If you have followed me to this point, you are familiar with the notion that the earliest church was like a caravan, a group of committed believers on a journey to a destination of maturity and witness.
One of the hardest realities of church life in North America is that worshippers are also customers or consumers—it’s as if the image of church as “company store,” used in one of the earlier Caravan blogs, has come to full development.
The more powerful we become, the more the words of Jesus seem strange to our modern sensibilities
We have come to the end of Christendom, and while denominational identity lingers, many of feel an unsettledness that we cannot name.
Now we have come to another place in history where the church has become powerful in the ways of the world yet ineffective in God’s mission.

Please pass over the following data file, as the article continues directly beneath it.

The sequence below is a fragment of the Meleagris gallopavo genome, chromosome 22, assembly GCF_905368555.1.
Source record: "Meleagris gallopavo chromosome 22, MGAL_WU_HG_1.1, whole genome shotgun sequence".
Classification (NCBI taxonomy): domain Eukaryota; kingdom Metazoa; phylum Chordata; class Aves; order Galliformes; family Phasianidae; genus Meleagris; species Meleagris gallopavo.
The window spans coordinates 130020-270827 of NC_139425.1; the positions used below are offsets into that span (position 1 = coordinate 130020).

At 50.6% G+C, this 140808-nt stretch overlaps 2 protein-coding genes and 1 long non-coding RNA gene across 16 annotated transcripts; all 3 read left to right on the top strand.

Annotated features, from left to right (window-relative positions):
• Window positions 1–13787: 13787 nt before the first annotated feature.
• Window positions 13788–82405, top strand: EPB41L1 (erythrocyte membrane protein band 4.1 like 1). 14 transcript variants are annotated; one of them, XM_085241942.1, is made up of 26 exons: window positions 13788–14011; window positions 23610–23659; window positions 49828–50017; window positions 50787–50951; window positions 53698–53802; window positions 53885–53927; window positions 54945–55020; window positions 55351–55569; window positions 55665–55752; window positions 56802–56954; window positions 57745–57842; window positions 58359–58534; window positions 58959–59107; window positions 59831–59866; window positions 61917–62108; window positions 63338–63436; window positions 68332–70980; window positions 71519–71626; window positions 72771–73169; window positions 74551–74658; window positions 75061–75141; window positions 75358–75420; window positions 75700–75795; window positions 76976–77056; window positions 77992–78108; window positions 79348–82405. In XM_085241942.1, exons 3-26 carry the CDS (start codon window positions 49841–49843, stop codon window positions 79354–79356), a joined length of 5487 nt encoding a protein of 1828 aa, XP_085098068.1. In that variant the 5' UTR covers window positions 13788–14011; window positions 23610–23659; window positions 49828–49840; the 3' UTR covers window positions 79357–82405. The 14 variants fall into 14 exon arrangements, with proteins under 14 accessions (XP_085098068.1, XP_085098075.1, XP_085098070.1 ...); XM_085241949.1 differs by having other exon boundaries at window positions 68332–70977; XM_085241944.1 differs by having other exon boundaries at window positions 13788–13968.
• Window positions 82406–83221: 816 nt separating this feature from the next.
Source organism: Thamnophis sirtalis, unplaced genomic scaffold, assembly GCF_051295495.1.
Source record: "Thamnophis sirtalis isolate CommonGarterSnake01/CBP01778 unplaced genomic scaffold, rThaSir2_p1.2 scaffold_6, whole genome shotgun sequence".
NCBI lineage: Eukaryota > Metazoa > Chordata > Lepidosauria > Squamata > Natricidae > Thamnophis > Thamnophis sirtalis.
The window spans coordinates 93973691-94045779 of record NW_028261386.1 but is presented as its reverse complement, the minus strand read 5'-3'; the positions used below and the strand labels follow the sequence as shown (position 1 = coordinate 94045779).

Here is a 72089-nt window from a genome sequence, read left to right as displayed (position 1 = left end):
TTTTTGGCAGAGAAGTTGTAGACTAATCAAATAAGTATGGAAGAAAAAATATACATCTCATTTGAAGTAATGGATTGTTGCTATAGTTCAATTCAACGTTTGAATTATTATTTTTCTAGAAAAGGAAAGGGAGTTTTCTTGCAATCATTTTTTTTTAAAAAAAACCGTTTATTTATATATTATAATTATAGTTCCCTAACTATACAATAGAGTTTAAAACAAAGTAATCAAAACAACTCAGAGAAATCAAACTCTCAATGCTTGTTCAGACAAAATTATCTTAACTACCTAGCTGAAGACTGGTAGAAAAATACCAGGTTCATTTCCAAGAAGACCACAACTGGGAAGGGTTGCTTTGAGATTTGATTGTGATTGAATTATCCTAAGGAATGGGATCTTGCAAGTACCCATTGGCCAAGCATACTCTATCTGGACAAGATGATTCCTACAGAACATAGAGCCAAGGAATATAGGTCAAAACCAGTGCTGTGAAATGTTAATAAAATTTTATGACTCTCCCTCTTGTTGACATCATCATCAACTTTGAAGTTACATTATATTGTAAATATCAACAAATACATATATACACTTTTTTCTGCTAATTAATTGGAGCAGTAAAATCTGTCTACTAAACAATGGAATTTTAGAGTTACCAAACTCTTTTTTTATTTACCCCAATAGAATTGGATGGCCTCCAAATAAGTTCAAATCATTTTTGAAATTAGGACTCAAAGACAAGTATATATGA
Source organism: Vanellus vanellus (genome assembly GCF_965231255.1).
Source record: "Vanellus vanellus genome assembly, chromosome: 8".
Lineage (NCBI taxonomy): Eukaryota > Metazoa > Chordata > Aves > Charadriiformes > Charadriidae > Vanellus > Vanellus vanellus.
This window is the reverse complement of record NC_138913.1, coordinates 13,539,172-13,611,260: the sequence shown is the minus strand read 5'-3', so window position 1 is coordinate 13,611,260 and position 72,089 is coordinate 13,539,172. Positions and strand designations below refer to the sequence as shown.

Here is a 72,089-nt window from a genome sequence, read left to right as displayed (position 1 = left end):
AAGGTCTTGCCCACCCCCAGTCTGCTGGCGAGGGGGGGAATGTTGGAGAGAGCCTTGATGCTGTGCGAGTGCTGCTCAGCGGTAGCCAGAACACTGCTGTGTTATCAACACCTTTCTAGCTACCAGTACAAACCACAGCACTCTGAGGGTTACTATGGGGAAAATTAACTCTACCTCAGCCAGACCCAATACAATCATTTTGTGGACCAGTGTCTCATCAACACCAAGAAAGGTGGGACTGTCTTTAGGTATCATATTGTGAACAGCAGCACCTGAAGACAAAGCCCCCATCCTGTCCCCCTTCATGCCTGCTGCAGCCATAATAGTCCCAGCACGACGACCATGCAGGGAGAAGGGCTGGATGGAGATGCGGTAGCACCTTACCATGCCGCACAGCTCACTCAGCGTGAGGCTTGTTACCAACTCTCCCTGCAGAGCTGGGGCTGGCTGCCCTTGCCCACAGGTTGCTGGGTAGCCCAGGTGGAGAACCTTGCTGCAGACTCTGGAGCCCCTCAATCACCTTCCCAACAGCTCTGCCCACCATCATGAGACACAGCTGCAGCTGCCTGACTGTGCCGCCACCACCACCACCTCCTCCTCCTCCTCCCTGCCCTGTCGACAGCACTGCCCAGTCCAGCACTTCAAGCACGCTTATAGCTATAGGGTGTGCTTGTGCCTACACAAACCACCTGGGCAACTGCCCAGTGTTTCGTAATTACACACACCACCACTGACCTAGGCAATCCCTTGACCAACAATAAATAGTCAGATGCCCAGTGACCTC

The Western church became intricately intertwined with the governmental powers of the declining Roman Empire.
How did the church morph from being a Caravan, a people on a journey, to a company store?
God gives leaders so they can equip God’s people to do ministry toward the destination of reaching unity in faith and knowledge which moves us towards maturity.
What did Jesus envision? There has to be more than the way we are doing it, right?
Most pastors are looking for the former but living in the latter. Surely there is more than this.